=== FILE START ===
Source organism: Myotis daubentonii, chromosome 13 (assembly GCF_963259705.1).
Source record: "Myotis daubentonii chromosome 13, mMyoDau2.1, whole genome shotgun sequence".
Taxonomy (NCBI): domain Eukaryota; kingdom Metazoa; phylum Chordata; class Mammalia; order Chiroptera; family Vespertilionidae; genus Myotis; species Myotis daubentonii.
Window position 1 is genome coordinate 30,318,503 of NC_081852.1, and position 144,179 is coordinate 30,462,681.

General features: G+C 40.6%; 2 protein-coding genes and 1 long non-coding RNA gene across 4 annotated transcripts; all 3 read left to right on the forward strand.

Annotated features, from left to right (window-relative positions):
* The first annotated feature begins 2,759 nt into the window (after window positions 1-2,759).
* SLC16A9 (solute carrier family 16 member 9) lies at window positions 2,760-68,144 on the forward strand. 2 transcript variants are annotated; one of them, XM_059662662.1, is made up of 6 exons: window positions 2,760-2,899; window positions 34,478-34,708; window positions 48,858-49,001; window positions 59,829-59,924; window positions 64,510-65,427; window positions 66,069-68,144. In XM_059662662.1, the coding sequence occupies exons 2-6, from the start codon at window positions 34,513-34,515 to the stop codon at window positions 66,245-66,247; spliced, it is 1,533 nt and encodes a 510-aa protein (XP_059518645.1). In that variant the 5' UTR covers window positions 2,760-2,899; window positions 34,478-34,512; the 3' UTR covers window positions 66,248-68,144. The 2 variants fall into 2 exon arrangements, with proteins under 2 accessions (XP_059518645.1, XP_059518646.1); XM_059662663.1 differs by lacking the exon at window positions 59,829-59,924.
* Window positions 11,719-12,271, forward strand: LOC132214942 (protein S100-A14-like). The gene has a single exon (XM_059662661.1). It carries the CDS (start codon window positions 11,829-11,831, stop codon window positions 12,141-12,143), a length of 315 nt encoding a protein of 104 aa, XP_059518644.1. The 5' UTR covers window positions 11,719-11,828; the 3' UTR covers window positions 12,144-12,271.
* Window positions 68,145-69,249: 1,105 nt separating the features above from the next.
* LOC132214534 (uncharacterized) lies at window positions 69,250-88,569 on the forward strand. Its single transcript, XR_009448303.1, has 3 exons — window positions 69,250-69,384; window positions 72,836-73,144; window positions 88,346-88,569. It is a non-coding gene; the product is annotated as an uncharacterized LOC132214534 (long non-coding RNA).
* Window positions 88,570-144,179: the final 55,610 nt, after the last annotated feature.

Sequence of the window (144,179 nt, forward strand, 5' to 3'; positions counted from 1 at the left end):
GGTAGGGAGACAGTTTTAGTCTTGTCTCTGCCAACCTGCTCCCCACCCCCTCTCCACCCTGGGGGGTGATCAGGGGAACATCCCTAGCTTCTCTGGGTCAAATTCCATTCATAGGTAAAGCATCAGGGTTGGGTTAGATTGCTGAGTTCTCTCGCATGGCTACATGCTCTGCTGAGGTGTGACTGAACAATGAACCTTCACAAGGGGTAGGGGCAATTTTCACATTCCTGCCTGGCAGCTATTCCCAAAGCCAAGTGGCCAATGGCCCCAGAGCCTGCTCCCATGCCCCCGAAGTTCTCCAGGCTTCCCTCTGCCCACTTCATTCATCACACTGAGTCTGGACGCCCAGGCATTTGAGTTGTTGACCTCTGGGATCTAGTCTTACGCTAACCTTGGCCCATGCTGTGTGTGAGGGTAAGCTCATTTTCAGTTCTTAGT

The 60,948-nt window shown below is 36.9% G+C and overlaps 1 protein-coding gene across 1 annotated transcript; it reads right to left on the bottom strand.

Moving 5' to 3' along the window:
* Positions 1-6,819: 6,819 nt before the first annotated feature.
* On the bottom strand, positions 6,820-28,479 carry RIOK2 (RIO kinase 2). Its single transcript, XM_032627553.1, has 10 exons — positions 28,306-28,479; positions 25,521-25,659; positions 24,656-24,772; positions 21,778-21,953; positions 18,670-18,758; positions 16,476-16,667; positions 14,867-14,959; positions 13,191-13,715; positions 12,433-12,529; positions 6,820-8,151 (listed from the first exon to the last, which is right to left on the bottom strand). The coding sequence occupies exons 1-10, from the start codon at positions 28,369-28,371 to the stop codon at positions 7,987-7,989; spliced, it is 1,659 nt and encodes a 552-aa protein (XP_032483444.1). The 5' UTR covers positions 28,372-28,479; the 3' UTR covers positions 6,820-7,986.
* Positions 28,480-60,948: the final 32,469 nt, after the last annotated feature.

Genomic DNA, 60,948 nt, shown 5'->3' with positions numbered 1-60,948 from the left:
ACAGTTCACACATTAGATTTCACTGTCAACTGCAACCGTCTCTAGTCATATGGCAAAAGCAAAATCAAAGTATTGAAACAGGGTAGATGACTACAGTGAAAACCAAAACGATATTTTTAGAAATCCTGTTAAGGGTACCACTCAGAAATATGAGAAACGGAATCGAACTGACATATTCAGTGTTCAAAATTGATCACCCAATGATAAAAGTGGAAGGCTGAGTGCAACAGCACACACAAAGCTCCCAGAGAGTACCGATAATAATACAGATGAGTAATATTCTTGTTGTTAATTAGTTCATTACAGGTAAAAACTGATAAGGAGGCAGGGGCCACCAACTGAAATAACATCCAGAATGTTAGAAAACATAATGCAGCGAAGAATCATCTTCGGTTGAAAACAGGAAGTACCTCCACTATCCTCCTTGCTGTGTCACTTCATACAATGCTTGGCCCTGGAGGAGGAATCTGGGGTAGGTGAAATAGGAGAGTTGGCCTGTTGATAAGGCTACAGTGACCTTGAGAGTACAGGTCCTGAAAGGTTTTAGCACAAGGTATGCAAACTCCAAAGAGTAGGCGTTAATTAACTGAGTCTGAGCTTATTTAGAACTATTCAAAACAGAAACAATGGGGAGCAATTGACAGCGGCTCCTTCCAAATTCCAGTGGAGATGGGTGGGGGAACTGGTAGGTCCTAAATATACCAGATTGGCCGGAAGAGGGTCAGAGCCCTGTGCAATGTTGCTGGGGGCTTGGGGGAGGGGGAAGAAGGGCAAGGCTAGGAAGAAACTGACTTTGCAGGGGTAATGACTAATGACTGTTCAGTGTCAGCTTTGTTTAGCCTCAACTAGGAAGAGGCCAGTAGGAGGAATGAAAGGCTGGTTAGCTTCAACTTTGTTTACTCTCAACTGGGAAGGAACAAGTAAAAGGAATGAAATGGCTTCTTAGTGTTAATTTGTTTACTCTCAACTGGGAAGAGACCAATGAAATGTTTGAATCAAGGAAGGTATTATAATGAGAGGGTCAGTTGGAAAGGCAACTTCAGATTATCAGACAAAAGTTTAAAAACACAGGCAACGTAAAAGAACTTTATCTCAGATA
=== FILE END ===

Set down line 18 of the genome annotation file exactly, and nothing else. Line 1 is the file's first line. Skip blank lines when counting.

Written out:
* On the bottom strand, positions 6,820-28,479 carry RIOK2 (RIO kinase 2). Its single transcript, XM_032627553.1, has 10 exons — positions 28,306-28,479; positions 25,521-25,659; positions 24,656-24,772; positions 21,778-21,953; positions 18,670-18,758; positions 16,476-16,667; positions 14,867-14,959; positions 13,191-13,715; positions 12,433-12,529; positions 6,820-8,151 (listed from the first exon to the last, which is right to left on the bottom strand). The coding sequence occupies exons 1-10, from the start codon at positions 28,369-28,371 to the stop codon at positions 7,987-7,989; spliced, it is 1,659 nt and encodes a 552-aa protein (XP_032483444.1). The 5' UTR covers positions 28,372-28,479; the 3' UTR covers positions 6,820-7,986.